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Travel Will Lead California's Recovery

By Dan Smith | 3 min

The coronavirus pandemic erased California’s record 10 years of growth in visitor spending, job creation and state and local tax revenue generated. But tourism is a resilient industry that can lead the Golden State economy back.


The last decade showed what an economic powerhouse tourism continues to be in California, according to research from Dean Runyan Associates.

 

  • Visitors spent $144.9 billion in 2019, a 3.2 percent increase over 2018.
  • The number of travel and tourism jobs increased to 1.2 million, adding 20,000 jobs. Tourism job growth in California averaged 3.2 percent a year for the past decade.
  • Travel-generated tax revenue also grew for the 10th straight year, providing $12.2 billion to state and local governments, a 3.4 percent increase over 2018. Revenue from tourism saved each California household $920 a year.

Tourism Jobs will Return

Tourism creates jobs at a rate higher than many other sectors.

 

From 2010 to 2016, travel employment grew by 17 percent, versus 13 percent in the rest of the private sector. As a result, the travel industry generated 9 percent of all new jobs in the United States during this period.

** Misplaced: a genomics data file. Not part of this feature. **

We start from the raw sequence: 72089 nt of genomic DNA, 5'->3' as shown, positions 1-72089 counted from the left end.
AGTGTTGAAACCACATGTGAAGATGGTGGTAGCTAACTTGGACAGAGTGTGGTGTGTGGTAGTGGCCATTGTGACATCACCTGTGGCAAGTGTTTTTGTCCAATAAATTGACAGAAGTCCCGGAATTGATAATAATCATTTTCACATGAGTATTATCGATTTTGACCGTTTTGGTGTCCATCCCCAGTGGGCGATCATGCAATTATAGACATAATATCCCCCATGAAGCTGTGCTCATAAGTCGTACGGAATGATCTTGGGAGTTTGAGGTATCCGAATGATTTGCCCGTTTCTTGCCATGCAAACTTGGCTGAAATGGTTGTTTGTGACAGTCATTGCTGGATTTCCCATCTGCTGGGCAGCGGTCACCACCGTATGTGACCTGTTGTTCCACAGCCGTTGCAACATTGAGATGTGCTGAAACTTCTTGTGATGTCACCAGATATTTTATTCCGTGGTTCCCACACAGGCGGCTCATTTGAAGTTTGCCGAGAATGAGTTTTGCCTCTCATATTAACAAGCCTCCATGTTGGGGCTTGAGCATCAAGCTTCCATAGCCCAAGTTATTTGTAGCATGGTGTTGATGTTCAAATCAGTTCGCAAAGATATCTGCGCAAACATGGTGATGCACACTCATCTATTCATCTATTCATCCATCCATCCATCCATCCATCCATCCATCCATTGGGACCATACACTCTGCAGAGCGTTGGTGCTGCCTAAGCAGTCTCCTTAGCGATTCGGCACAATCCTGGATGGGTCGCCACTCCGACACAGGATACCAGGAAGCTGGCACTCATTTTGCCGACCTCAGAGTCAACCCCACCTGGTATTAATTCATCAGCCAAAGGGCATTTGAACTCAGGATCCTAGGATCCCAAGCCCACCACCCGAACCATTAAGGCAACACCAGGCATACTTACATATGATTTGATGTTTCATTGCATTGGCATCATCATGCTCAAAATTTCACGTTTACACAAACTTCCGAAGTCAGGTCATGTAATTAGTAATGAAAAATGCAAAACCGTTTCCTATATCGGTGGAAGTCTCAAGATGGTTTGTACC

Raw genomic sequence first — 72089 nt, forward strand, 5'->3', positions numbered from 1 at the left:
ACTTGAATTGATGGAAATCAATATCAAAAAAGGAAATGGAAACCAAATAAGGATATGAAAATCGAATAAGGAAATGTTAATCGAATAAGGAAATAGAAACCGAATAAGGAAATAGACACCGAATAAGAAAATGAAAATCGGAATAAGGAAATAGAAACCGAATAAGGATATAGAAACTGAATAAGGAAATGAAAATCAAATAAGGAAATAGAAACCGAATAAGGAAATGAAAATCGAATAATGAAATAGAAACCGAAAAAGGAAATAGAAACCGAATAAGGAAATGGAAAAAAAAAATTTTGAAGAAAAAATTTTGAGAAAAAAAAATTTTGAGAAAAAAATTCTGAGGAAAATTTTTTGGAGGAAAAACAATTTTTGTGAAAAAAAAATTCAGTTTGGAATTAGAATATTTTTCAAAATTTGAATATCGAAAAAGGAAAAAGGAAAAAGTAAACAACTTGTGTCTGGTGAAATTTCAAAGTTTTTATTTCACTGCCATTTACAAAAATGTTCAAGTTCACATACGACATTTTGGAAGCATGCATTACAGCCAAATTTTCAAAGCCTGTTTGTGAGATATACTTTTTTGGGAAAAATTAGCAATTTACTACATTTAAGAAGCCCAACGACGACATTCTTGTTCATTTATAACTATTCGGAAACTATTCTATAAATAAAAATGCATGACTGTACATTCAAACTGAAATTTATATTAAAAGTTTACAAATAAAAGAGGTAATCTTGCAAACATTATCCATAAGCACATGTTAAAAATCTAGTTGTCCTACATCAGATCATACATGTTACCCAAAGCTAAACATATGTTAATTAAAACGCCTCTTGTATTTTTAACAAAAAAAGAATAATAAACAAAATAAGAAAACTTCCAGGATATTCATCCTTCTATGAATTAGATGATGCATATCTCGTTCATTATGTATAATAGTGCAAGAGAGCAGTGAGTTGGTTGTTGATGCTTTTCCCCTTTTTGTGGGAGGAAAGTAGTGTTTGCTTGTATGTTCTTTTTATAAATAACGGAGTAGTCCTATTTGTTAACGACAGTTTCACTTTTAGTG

During the Great Recession, overall California employment fell 8.6% between 2008 and 2010, while tourism jobs dipped only 5.6%. Tourism is one of the most resilient economic sectors. It took two years less time for the travel industry to recover from the Great Recession compared to the rest of the economy.

 

"Tourism in California will rebound, because it always has -- after earthquakes, wildfires, the 9/11 terrorist attacks or economic crises. Californians are proud and resilient people.”
Caroline Beteta President and CEO, Visit California

California’s communities rely on tourism to fund their way of life

Travel-related economic losses from the pandemic have been hardest on tourism workers, rural destinations in which tourism dominates the economy and hundreds of cities that use hotel taxes to fund basic municipal services.

 

In 2018, according to the Dean Runyan report, tourism made up more than 10 percent of the labor force in 15 California counties. For example, more than half the workforce in Mono County is attributable to tourism.

 

“California has led the nation in its response to the health crisis, and it will lead the economic comeback.”
Caroline Beteta President and CEO, Visit California